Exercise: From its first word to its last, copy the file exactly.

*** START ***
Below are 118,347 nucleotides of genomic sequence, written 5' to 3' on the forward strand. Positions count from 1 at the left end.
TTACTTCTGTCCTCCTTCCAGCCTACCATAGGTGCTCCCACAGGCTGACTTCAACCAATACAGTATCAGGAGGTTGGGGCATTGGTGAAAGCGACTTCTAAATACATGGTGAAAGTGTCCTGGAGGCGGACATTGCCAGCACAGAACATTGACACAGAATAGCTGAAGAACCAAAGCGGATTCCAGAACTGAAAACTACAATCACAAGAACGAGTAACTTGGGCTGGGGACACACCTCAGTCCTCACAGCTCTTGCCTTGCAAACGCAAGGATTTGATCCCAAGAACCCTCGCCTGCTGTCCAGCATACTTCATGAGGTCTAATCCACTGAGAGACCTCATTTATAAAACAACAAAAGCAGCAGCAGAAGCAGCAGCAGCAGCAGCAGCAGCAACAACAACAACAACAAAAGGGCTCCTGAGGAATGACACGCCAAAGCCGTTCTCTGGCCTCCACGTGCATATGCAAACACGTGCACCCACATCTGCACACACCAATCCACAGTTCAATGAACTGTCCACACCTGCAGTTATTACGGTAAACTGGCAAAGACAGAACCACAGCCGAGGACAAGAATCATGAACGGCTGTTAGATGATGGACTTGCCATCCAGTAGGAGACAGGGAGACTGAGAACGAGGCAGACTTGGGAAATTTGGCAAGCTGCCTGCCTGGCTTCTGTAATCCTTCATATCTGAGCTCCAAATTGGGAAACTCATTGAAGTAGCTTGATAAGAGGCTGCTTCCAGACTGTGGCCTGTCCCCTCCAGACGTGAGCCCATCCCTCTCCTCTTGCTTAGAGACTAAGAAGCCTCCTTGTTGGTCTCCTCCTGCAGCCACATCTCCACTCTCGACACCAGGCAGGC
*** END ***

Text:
Below are 118,347 nucleotides of genomic sequence, written 5' to 3' on the forward strand. Positions count from 1 at the left end.
TTACTTCTGTCCTCCTTCCAGCCTACCATAGGTGCTCCCACAGGCTGACTTCAACCAATACAGTATCAGGAGGTTGGGGCATTGGTGAAAGCGACTTCTAAATACATGGTGAAAGTGTCCTGGAGGCGGACATTGCCAGCACAGAACATTGACACAGAATAGCTGAAGAACCAAAGCGGATTCCAGAACTGAAAACTACAATCACAAGAACGAGTAACTTGGGCTGGGGACACACCTCAGTCCTCACAGCTCTTGCCTTGCAAACGCAAGGATTTGATCCCAAGAACCCTCGCCTGCTGTCCAGCATACTTCATGAGGTCTAATCCACTGAGAGACCTCATTTATAAAACAACAAAAGCAGCAGCAGAAGCAGCAGCAGCAGCAGCAGCAGCAACAACAACAACAACAAAAGGGCTCCTGAGGAATGACACGCCAAAGCCGTTCTCTGGCCTCCACGTGCATATGCAAACACGTGCACCCACATCTGCACACACCAATCCACAGTTCAATGAACTGTCCACACCTGCAGTTATTACGGTAAACTGGCAAAGACAGAACCACAGCCGAGGACAAGAATCATGAACGGCTGTTAGATGATGGACTTGCCATCCAGTAGGAGACAGGGAGACTGAGAACGAGGCAGACTTGGGAAATTTGGCAAGCTGCCTGCCTGGCTTCTGTAATCCTTCATATCTGAGCTCCAAATTGGGAAACTCATTGAAGTAGCTTGATAAGAGGCTGCTTCCAGACTGTGGCCTGTCCCCTCCAGACGTGAGCCCATCCCTCTCCTCTTGCTTAGAGACTAAGAAGCCTCCTTGTTGGTCTCCTCCTGCAGCCACATCTCCACTCTCGACACCAGGCAGGC